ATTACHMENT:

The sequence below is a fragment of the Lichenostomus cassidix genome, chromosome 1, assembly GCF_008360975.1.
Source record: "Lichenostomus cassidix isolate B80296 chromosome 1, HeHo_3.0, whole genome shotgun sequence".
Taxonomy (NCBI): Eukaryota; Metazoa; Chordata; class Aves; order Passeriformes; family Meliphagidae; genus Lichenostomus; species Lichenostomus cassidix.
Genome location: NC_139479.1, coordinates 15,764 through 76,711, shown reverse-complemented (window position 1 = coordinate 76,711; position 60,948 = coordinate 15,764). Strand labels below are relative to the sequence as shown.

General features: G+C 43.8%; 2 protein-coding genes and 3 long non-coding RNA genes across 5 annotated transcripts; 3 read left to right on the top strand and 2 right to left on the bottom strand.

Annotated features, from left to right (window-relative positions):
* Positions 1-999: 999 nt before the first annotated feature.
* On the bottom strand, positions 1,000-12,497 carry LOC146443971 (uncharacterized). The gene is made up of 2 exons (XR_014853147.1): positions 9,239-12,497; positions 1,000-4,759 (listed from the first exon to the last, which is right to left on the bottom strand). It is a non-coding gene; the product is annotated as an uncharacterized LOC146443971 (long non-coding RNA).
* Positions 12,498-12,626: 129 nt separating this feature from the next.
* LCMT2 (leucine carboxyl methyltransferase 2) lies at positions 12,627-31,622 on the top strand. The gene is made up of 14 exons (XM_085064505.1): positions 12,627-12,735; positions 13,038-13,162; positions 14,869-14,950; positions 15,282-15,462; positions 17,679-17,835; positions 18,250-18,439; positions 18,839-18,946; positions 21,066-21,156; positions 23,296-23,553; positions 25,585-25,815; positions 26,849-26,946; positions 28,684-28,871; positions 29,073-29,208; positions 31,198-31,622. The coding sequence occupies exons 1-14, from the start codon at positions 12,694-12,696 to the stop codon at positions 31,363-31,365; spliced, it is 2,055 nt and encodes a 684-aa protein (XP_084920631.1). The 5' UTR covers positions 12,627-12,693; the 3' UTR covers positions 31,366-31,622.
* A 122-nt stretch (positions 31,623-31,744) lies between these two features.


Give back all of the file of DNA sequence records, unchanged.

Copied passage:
The sequence below is a fragment of the Lichenostomus cassidix genome, chromosome 1, assembly GCF_008360975.1.
Source record: "Lichenostomus cassidix isolate B80296 chromosome 1, HeHo_3.0, whole genome shotgun sequence".
Taxonomy (NCBI): Eukaryota; Metazoa; Chordata; class Aves; order Passeriformes; family Meliphagidae; genus Lichenostomus; species Lichenostomus cassidix.
Genome location: NC_139479.1, coordinates 15,764 through 76,711, shown reverse-complemented (window position 1 = coordinate 76,711; position 60,948 = coordinate 15,764). Strand labels below are relative to the sequence as shown.

General features: G+C 43.8%; 2 protein-coding genes and 3 long non-coding RNA genes across 5 annotated transcripts; 3 read left to right on the top strand and 2 right to left on the bottom strand.

Annotated features, from left to right (window-relative positions):
* Positions 1-999: 999 nt before the first annotated feature.
* On the bottom strand, positions 1,000-12,497 carry LOC146443971 (uncharacterized). The gene is made up of 2 exons (XR_014853147.1): positions 9,239-12,497; positions 1,000-4,759 (listed from the first exon to the last, which is right to left on the bottom strand). It is a non-coding gene; the product is annotated as an uncharacterized LOC146443971 (long non-coding RNA).
* Positions 12,498-12,626: 129 nt separating this feature from the next.
* LCMT2 (leucine carboxyl methyltransferase 2) lies at positions 12,627-31,622 on the top strand. The gene is made up of 14 exons (XM_085064505.1): positions 12,627-12,735; positions 13,038-13,162; positions 14,869-14,950; positions 15,282-15,462; positions 17,679-17,835; positions 18,250-18,439; positions 18,839-18,946; positions 21,066-21,156; positions 23,296-23,553; positions 25,585-25,815; positions 26,849-26,946; positions 28,684-28,871; positions 29,073-29,208; positions 31,198-31,622. The coding sequence occupies exons 1-14, from the start codon at positions 12,694-12,696 to the stop codon at positions 31,363-31,365; spliced, it is 2,055 nt and encodes a 684-aa protein (XP_084920631.1). The 5' UTR covers positions 12,627-12,693; the 3' UTR covers positions 31,366-31,622.
* A 122-nt stretch (positions 31,623-31,744) lies between these two features.